In my adult life, I have been nothing more than neutral when it comes to sherry. Though my experience has been limited, I’ve had a few objectively nice dry sherries and my fair share of sickly sweet dulce sherries that have made me crave a stomach pump.
This made an immersive invite from the world’s best-selling Fino, Tio Pepe, an necessary expedition.
If getting to know a sherry of such stature (quite literally from the ground up) couldn’t make me a sherry fan, nothing would.
Spoiler alert: Our first dinner (which I will detail in my upcoming Jerez travel guide) turned me into an immediate superfan.
We began our first full day in Jerez at Vina La Canariera, Tio Pepe’s 40,000-hectare vineyard. Unusually, the Palomino Fino grape – which produces Tio Pepe – thrives in the chalky albariza soil of Jerez. When rainfall peaks between October and March, the naturally spongelike soil allows for complete symbiosis with the grapes and land, meaning quality is consistent and no pesticides are used. All in time for a delicate hand-harvesting process to start between August and September.
The rest of our day was spent exploring the Gonzalez Byass (Tio Pepe’s producer) bodegas – a cavernous collection of conservationist cellars filled with active casks from floor-to-ceiling. It is an unusual and beautiful thing to behold; 300-year-old cherry wood barrels, roofing created with leaf tapestries, a collection of celebrity-signed casks (Picasso, Spielberg, et al), a few glass-walled casks to watch the floor develop, and more.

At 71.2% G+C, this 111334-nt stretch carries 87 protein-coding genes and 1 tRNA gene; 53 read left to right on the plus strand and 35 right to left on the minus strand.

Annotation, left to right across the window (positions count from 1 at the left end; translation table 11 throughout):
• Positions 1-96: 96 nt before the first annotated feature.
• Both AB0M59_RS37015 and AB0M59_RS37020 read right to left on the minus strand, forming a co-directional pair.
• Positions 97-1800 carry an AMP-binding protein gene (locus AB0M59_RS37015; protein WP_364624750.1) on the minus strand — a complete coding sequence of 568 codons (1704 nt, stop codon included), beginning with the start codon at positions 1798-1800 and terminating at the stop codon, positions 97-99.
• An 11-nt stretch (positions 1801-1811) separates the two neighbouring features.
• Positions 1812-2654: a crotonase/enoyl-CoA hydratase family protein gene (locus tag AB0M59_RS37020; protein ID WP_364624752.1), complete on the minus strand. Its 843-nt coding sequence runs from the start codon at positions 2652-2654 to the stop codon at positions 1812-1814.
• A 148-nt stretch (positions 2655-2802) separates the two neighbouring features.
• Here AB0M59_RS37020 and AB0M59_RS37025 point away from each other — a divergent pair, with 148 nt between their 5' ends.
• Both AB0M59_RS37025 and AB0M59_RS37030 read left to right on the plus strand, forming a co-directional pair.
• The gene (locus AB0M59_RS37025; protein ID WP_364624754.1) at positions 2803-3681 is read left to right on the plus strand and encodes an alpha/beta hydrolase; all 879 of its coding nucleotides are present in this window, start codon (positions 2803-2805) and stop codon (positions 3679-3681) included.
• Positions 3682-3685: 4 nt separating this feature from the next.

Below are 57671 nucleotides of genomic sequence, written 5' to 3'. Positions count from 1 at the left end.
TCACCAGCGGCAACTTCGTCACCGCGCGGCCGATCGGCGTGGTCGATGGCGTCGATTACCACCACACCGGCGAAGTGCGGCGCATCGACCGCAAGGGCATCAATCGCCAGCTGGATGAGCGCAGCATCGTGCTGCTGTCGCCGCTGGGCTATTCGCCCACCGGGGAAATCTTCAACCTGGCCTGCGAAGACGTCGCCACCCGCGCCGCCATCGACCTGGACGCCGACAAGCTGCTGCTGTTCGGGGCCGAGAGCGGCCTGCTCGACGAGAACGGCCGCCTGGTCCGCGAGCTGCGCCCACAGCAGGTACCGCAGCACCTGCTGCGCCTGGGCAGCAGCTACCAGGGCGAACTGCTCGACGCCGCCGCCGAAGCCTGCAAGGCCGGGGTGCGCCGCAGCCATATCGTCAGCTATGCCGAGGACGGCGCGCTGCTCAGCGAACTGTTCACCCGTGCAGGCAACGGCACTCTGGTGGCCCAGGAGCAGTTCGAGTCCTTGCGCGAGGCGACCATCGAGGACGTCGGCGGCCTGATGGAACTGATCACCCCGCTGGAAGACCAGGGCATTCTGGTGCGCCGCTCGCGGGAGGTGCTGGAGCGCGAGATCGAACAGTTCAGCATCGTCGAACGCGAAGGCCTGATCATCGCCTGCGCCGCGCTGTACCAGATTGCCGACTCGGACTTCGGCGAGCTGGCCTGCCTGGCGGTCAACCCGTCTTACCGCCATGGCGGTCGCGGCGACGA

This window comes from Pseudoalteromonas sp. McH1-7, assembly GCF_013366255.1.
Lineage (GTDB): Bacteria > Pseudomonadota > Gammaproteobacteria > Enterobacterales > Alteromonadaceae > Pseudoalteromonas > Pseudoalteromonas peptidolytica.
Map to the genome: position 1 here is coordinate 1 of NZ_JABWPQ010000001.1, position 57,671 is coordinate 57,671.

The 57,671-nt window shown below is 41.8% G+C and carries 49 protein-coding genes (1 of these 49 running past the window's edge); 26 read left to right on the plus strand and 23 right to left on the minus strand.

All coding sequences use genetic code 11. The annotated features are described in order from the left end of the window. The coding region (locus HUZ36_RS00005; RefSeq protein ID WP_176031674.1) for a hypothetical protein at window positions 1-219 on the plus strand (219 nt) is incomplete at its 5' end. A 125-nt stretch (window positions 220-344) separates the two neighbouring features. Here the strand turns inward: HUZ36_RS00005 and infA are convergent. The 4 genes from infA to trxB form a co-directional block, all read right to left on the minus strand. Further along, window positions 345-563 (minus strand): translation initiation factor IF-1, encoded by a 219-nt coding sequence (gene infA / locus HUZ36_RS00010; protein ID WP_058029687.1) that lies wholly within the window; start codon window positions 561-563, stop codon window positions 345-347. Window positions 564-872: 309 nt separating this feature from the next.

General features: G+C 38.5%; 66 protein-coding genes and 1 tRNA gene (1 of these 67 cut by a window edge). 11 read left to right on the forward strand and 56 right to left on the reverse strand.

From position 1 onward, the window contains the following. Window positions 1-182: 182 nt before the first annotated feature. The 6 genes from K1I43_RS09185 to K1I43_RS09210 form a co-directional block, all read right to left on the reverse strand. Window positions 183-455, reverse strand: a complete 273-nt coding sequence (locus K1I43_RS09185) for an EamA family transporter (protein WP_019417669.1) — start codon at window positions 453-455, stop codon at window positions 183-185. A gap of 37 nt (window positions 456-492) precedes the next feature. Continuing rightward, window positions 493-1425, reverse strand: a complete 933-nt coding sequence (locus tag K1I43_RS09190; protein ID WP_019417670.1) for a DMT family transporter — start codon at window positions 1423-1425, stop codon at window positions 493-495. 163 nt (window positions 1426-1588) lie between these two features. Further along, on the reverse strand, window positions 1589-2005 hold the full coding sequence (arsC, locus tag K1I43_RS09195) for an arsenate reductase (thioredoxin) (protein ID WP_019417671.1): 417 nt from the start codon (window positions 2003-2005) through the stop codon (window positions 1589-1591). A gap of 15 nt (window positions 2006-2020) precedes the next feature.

I was especially pleased to find out that the bodegas’ used barrels are actually sent to Scotch Whisky producers for use during the maturation of the premium spirits (Dalmore distillery use 30-year-old barrels in their 18-year-old single malt). Which also helps explain my regard for Dalmore.
After a while, we met with Antonio Flores – the winery’s impossibly charming oenologist – to discuss his personal and professional experience with Tio Pepe. Each year, his bottle-minded selection process begins with marking the best 100 casks from the selection which survives the Summer. He then watches them closely through Winter and narrows the selection to a final 60 casks – based on the activity of the floor – come Springtime.
Antonio very kindly taught how to taste directly from the cask and handle a venencia (the narrow, cylindrical sword/cup-looking hybrid) in Tio Pepe’s special sub-layer bodega.
Fun fact: The founder of Gonzalez Byass, Manuel Maria Gonzalez Angel, named ‘Tio Pepe’ after his ‘Uncle Joe’ who created the white in 1841.
Our last hour with Antonio was spent conducting a sherry tasting in one of Gonzalez Byass’ many hidden quarters before heading to lunch – and a significantly increased number of Tio Pepes – on site.
There is no doubt about it: Tio Pepe is a food lover’s sherry. Served chilled, the crisp and delicate Fino is nutty enough to enhance any dish without overpowering the palate. We paired ours with Gonzalez Byass’ daily menu of scallops (underneath a Amontillado Vina AB reduction) & green beans, duck, and a honey cheesecake.
As you’ll see in my upcoming guide to Jerez, the love affair with Tio Pepe had only just begun…